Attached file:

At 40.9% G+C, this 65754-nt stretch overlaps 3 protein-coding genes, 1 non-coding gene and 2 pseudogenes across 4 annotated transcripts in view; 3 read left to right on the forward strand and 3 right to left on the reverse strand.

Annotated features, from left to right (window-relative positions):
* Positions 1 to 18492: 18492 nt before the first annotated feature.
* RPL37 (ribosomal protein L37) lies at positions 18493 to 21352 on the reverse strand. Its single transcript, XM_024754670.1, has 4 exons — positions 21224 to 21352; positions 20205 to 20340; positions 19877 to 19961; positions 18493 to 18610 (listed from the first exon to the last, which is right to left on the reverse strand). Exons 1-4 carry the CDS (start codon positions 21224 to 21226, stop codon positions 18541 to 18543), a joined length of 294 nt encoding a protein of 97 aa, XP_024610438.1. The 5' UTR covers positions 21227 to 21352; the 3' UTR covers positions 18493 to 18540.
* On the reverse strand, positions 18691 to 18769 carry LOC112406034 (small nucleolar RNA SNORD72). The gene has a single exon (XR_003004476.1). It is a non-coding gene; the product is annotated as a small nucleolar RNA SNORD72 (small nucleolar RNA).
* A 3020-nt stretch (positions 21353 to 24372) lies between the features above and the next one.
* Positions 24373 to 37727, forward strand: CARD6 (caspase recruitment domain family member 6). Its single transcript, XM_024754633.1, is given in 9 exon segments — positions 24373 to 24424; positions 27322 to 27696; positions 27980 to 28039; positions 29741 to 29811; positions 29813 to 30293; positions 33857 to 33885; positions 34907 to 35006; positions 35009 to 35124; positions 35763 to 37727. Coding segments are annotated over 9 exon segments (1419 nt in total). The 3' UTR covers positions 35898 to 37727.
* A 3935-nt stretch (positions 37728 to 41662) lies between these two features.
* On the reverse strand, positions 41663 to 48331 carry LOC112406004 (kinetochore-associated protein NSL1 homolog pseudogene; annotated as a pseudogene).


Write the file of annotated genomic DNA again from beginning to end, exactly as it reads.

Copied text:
At 40.9% G+C, this 65754-nt stretch overlaps 3 protein-coding genes, 1 non-coding gene and 2 pseudogenes across 4 annotated transcripts in view; 3 read left to right on the forward strand and 3 right to left on the reverse strand.

Annotated features, from left to right (window-relative positions):
* Positions 1 to 18492: 18492 nt before the first annotated feature.
* RPL37 (ribosomal protein L37) lies at positions 18493 to 21352 on the reverse strand. Its single transcript, XM_024754670.1, has 4 exons — positions 21224 to 21352; positions 20205 to 20340; positions 19877 to 19961; positions 18493 to 18610 (listed from the first exon to the last, which is right to left on the reverse strand). Exons 1-4 carry the CDS (start codon positions 21224 to 21226, stop codon positions 18541 to 18543), a joined length of 294 nt encoding a protein of 97 aa, XP_024610438.1. The 5' UTR covers positions 21227 to 21352; the 3' UTR covers positions 18493 to 18540.
* On the reverse strand, positions 18691 to 18769 carry LOC112406034 (small nucleolar RNA SNORD72). The gene has a single exon (XR_003004476.1). It is a non-coding gene; the product is annotated as a small nucleolar RNA SNORD72 (small nucleolar RNA).
* A 3020-nt stretch (positions 21353 to 24372) lies between the features above and the next one.
* Positions 24373 to 37727, forward strand: CARD6 (caspase recruitment domain family member 6). Its single transcript, XM_024754633.1, is given in 9 exon segments — positions 24373 to 24424; positions 27322 to 27696; positions 27980 to 28039; positions 29741 to 29811; positions 29813 to 30293; positions 33857 to 33885; positions 34907 to 35006; positions 35009 to 35124; positions 35763 to 37727. Coding segments are annotated over 9 exon segments (1419 nt in total). The 3' UTR covers positions 35898 to 37727.
* A 3935-nt stretch (positions 37728 to 41662) lies between these two features.
* On the reverse strand, positions 41663 to 48331 carry LOC112406004 (kinetochore-associated protein NSL1 homolog pseudogene; annotated as a pseudogene).